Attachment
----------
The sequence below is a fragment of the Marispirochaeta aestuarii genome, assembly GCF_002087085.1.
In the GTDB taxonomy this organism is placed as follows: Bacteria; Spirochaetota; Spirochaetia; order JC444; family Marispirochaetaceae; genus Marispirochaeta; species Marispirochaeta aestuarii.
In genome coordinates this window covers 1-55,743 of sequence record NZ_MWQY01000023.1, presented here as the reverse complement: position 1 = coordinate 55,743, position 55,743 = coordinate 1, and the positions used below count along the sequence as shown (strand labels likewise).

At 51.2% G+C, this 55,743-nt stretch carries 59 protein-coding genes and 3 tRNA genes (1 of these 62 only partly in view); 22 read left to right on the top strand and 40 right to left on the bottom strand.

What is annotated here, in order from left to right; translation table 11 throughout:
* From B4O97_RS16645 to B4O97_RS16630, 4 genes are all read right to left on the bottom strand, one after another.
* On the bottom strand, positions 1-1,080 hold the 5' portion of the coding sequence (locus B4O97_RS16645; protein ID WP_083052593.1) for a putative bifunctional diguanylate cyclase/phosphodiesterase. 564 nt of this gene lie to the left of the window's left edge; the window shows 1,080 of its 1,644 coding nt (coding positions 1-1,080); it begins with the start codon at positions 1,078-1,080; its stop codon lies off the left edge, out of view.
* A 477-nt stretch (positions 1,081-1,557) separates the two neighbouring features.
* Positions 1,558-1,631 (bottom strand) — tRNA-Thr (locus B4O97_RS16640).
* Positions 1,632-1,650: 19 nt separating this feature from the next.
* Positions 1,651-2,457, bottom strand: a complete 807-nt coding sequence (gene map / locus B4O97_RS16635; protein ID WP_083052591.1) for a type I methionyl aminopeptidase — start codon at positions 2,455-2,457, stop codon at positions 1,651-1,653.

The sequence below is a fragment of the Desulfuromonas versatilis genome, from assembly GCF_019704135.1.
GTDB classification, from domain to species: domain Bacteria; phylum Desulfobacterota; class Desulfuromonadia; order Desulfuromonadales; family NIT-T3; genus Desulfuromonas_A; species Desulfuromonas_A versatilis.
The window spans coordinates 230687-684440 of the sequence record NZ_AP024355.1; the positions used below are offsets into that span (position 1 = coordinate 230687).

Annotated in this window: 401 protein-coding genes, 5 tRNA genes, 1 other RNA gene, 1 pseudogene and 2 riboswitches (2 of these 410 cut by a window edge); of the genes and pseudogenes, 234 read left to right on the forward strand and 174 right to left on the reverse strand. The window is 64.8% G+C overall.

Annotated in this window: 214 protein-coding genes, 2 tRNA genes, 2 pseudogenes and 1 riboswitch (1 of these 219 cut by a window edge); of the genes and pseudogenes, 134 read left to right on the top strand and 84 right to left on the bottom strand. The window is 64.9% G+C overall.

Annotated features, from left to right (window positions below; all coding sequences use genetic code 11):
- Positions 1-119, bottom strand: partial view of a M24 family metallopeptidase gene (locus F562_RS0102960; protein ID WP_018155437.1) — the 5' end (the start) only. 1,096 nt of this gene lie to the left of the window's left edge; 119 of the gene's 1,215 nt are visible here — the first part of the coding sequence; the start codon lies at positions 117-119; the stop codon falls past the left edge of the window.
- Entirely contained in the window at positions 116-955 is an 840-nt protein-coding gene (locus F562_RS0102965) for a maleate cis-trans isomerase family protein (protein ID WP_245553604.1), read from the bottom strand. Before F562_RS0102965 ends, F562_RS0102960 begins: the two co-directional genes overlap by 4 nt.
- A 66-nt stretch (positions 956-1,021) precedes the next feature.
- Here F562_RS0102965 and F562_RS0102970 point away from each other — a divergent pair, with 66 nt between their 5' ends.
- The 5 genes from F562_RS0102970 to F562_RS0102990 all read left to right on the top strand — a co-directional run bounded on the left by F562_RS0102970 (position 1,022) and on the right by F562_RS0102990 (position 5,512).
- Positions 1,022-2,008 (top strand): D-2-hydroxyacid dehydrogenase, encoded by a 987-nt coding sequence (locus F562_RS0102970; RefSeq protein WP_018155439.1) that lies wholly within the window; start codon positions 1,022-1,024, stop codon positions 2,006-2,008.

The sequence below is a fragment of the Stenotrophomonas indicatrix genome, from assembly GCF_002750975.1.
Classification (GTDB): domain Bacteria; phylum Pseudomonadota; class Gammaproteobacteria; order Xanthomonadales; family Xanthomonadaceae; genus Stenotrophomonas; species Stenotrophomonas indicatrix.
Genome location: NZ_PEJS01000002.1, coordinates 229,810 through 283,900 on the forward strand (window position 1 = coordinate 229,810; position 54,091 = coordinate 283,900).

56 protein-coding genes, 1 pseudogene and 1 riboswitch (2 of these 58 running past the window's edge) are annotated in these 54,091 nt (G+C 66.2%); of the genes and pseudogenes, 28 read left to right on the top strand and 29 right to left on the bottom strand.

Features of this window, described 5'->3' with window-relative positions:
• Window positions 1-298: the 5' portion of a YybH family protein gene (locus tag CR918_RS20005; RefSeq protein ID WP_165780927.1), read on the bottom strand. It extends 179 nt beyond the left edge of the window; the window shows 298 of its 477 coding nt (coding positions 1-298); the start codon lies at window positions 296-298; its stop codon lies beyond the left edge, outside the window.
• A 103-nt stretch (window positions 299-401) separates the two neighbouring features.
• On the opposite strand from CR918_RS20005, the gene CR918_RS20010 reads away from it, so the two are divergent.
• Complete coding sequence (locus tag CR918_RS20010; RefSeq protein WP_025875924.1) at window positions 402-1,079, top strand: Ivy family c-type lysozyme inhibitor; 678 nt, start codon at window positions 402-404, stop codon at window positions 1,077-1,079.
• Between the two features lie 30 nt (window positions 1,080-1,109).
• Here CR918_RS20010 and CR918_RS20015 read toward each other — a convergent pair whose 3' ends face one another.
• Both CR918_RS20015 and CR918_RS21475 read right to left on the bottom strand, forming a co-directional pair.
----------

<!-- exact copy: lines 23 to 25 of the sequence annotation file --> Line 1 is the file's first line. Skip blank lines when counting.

- Positions 1,022-2,008 (top strand): D-2-hydroxyacid dehydrogenase, encoded by a 987-nt coding sequence (locus F562_RS0102970; RefSeq protein WP_018155439.1) that lies wholly within the window; start codon positions 1,022-1,024, stop codon positions 2,006-2,008.

The sequence below is a fragment of the Stenotrophomonas indicatrix genome, from assembly GCF_002750975.1.
Classification (GTDB): domain Bacteria; phylum Pseudomonadota; class Gammaproteobacteria; order Xanthomonadales; family Xanthomonadaceae; genus Stenotrophomonas; species Stenotrophomonas indicatrix.